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Digital Twins Come of Age for Manufacturing

MCAD Solutions: Using digital twin technology in a product’s full lifecycle from design through use, service, and even decommissioning will soon be a reality across the design spectrum.

When Dr. Michael Grieves, Executive Director/Chief Scientist at Digital Twin Institute and expert on product lifecycle management, coined the term “digital twin” to describe a complete virtual version of a product, machine, or building, he envisioned service being a key use for the digital version. The digital twin would be populated with parts, assemblies, and process data before being built, and would guide both manufacturing and service.

Autodesk defines a digital twin for manufacturing as a virtual representation of a real-world product or asset “with the benefit of continuous, real-time data from the object.” The twin becomes both a reflective and real-time source of information “to help improve business practices, reduce downtime and increase ROI.”

Yet today most discussions around using digital twin technology have it backwards. Some companies create a digital version after manufacturing, as a record.  Or, they create a model for simulation, but don’t connect it to the physical device. Yet, for those who have made the leap to digital twins, the resulting feedback loop provides valuable data for both service operations and future design upgrades.

The majority of product engineering projects create three distinct bills of materials (BOMs), the engineering BOM, the manufacturing BOM, and the service BOM. If the product is a small engine, the engineering BOM can show the engine as a single unit, but the service BOM must show all the distinct parts. Such granularity can be used to generate both As Built and As Maintained models. Additionally, the service BOM as a digital twin can keep track of product use, serial numbers of replaced parts, and more. The goal is to have constantly updated information that a tech in the field can use.


Autodesk is working on digital twin initiatives for both its Inventor and Fusion lines of MCAD software. Image source: Autodesk.


A Few Perspectives

One example is chemicals manufacturer BASF, which uses Autodesk Fusion for plant maintenance and Autodesk Inventor for plant design. Someone in the field can view Inventor data on a tablet, then compare it to the Fusion model. BASF also uses Microsoft Hololens to view the engineering data with augmented reality (AR) headgear, allowing a more holistic view.

This is not interoperability in the traditional sense of converting data from one format to another and sending it as a copy. The data is being used in its original format, providing insight without making static copies that start becoming outdated the moment they are created.

Another approach to practical digital twin technology comes from PTC, the company behind MCAD products Creo and Onshape. Creo Product Insight places sensors on the CAD model to act as the virtual equivalent of a physical sensor in the physical product. The virtual sensors are then given a connection to the physical product. PTC says connecting physical and digital instruments is the first step in creating a true digital twin. The connectivity between model and product impacts performance, behavior, and product use.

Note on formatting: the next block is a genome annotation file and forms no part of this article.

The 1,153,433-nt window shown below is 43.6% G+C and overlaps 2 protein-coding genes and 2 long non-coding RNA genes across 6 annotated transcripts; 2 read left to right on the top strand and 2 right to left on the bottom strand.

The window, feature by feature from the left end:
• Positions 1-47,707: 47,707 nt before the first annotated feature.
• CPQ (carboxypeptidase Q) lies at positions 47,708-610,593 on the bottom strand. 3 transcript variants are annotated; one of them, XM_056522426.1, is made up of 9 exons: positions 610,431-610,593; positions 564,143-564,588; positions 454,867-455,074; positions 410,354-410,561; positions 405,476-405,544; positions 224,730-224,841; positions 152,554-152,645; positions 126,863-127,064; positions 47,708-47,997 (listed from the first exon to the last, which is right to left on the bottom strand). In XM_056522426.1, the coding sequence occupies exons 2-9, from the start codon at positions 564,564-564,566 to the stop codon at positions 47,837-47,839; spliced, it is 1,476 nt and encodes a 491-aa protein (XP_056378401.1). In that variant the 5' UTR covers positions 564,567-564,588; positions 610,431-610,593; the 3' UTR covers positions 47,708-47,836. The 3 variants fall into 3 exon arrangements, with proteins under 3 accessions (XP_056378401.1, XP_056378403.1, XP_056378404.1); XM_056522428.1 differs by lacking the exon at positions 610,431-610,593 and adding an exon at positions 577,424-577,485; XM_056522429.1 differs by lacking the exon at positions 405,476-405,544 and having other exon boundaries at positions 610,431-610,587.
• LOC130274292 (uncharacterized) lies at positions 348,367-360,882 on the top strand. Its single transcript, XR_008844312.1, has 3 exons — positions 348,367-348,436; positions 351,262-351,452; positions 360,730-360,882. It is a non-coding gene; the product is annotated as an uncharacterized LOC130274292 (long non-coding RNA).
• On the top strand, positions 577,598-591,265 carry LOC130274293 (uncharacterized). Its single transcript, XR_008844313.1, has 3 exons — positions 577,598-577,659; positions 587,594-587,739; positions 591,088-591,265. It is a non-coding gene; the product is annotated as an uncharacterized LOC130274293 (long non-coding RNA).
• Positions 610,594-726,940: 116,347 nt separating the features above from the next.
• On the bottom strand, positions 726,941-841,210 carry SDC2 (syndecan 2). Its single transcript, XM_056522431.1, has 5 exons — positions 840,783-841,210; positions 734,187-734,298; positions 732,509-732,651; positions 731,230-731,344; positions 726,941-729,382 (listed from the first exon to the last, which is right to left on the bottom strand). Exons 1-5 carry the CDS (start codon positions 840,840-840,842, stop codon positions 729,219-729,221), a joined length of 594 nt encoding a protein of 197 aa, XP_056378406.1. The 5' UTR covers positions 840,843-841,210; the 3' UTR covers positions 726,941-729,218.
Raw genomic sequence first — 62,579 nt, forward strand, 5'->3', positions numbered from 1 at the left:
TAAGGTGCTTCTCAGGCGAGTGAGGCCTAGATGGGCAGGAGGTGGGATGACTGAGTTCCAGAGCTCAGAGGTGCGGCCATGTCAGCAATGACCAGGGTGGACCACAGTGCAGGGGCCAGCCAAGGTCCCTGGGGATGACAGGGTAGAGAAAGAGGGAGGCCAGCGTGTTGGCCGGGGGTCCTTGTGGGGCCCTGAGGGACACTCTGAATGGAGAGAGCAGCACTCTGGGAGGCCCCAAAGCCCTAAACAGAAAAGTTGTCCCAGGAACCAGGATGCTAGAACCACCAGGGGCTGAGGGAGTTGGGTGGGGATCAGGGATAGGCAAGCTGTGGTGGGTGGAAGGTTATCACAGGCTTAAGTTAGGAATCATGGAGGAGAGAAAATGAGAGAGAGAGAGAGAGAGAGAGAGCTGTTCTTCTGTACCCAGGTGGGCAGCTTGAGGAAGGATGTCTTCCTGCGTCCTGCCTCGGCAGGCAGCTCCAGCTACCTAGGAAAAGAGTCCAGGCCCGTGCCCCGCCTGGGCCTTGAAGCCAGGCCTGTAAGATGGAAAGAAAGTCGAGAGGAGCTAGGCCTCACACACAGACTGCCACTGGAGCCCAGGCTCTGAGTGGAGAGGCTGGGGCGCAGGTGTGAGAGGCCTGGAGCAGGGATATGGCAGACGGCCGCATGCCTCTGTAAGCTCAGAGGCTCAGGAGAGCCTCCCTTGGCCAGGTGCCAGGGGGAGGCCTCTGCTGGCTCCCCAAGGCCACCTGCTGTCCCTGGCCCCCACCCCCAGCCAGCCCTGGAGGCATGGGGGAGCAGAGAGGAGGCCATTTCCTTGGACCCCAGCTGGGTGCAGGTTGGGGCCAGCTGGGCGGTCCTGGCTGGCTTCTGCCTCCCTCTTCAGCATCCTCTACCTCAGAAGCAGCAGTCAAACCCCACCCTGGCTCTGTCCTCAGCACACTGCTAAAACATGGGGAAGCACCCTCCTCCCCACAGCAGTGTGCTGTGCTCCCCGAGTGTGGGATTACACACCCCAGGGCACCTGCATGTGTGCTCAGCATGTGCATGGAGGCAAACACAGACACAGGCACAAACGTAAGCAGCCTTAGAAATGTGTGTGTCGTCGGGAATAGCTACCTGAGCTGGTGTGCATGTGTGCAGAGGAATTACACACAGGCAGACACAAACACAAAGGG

PTC also offers the ability to bring augmented reality into manufacturing and service. One PTC customer builds wind generation turbines; each unit is a custom configuration. By using an Internet of Things (IoT) connectedness as described above, PTC says the customer created an AR-based service guide that can overlay service instructions on the CAD data.

Siemens describes the digital twin as a technology for use in all five steps in the product value chain: product design, production planning, production engineering, production execution, and services. Thomas Hawn of Siemens adds that digital twin technology improves validation and commissioning, when it is used after engineering and before deployment. Once a product is deployed, data analytics drawn from a live digital twin can be used to predict divergent behavior (breakdown).



Ansys describes Twin Builder as a multi-technology platform that allows engineers to create simulation-based digital twins from manufactured using real-world or virtual sensor inputs as well as design data. Image source: Ansys.


Simulation and analysis specialist Ansys offers what it calls pervasive simulation, as part of its simulation-driven design initiative. Jacques Duysens, an Ansys business development specialist, says physics based simulation can be “the progenitor of digital twins.” He adds the goal is “to create virtual replicas of every physical asset in operation.”


Wrap Up

For small manufacturers, creating and using digital twins might seem a far off fantasy. Duysens cautions against such negative thinking and states,“Digital twins get a lot of talk. It is not magic, it is models.”

In relative terms, the price/performance of engineering software and the speed at which it can operate on new workstations is already transforming operations at larger manufacturing companies. As every aspect of creating and using digital twins becomes more democratized, these gains will soon reach affordability for even the smallest companies.



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Cadalyst Staff

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